On a dark foggy London night, someone tries to strangle Lord Montague, but he escapes. Only to discover the four other men who did get killed were old regimental comrades in Gallipoli. When...
See full summary »
On a dark foggy London night, someone tries to strangle Lord Montague, but he escapes. Only to discover the four other men who did get killed were old regimental comrades in Gallipoli. When Scotland Yard gets Monty to gather the other nine surviving officers at his home, one of them is murdered, and no one else has entered the house. Now, they must determine who the murderer is. Written by
For reasons known only to MGM, Boris Karloff, prominently featured in a key supporting role, is not credited on screen, but his name is more sensibly listed in ninth credited position in the Variety review of 16 October 1929. See more »
Throughout the film, most of the actors took turns overacting--sort of like some sort of actors' game!
The film begins with five people being killed and one other (Young) almost being killed. The police soon find out that ALL were members of the same unit in Gallipoli during WWI--so obviously this is no coincidence. The police arrange for the surviving members to all meet at the home of the guy who was almost killed--then they can determine if any of them are behind this. However, soon one of these guests dies and a weirdo foreign lawyer (Karloff) comes in and announces that a disgraced member of the unit has most likely orchestrated the killing. While this guy didn't do the killings since he's supposedly dead, his bizarre will did. He's left a million bucks to the surviving member of the unit--and assumes they'll all kill each other to get it! And, if this doesn't get the men killing, he's left the other half to a pretty lady, as he apparently hopes the woman will also come between the men and give them incentive to kill! Perhaps that is why the killings have occurred. What's next? See the film...or don't bother if you haven't got a lot of patience!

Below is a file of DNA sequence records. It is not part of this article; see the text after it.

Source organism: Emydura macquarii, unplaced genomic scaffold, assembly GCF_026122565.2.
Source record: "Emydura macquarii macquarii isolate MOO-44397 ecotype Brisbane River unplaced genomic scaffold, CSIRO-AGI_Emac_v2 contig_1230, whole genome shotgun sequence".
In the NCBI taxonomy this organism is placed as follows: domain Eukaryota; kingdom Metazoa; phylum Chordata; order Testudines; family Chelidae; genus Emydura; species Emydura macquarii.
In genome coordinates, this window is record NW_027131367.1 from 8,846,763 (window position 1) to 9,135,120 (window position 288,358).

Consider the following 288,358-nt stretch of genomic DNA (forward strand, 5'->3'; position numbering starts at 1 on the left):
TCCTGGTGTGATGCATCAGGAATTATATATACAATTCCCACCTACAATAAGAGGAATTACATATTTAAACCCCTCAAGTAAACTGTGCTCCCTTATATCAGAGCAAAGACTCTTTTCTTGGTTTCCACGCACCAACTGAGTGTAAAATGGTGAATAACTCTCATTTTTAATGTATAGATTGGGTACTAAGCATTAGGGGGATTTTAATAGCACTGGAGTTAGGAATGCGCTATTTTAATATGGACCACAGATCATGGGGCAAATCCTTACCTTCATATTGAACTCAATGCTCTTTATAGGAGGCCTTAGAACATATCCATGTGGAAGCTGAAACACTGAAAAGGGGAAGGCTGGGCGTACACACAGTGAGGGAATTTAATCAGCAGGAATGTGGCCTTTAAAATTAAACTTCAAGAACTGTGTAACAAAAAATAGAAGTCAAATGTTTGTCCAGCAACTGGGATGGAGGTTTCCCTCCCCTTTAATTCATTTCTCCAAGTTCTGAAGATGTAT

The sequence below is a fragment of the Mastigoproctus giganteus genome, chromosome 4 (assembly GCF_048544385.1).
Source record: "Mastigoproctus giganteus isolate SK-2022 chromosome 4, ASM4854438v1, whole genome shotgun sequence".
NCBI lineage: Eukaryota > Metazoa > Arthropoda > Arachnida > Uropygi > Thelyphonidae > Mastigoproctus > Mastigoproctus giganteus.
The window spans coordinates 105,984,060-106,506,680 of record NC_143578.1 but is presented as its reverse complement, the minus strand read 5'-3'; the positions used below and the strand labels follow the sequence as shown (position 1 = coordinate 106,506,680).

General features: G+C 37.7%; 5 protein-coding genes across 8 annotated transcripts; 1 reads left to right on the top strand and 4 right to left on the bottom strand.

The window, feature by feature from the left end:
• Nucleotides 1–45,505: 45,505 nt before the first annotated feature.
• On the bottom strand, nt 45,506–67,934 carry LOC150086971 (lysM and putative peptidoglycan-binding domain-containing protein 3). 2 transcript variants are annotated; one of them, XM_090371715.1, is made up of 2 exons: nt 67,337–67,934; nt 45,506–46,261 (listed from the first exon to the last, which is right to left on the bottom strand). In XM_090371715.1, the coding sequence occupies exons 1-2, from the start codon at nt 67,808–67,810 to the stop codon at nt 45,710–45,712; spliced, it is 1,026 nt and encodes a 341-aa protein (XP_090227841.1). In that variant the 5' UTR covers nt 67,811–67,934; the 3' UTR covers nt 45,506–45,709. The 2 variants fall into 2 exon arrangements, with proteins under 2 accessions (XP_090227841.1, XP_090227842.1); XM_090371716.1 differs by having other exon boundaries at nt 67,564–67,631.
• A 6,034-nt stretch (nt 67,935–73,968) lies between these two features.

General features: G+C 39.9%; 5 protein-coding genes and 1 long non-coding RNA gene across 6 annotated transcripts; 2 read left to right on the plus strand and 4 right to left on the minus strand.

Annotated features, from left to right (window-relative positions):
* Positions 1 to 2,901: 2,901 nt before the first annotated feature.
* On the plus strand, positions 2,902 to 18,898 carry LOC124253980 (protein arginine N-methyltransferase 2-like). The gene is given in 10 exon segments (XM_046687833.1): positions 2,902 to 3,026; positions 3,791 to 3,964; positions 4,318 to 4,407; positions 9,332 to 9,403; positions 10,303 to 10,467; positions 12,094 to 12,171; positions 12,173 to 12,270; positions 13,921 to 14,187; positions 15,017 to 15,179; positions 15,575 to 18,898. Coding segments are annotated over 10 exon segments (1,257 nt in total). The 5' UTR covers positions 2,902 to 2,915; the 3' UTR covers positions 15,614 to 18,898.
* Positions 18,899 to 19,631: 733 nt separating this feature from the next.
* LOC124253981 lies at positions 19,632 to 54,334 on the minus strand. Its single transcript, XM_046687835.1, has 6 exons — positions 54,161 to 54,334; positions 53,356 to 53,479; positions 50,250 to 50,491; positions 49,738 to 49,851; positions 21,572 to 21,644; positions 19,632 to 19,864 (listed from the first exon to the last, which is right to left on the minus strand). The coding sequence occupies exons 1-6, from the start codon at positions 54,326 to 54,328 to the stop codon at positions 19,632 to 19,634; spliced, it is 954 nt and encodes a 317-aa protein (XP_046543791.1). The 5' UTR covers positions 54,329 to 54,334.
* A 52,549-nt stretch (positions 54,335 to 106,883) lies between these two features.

I will cut "The Unholy Night" some slack. After all, it's an early talking picture, so you have to expect that the acting style isn't going to be great. Overacting is inevitable to some degree--but this film goes WAY beyond other 1928-29 productions! This is because it's like a tag-team film--where actors keep taking turns over-acting! The worst of these is probably Boris Karloff and a few, such as Roland Young, who actually were pretty restrained. But overall, it's incredibly dated and despite a neat plot idea, the film is only for old movie buffs who are not overly critical and who have realistic expectations!
1 of 3 people found this review helpful.
Was this review helpful to you?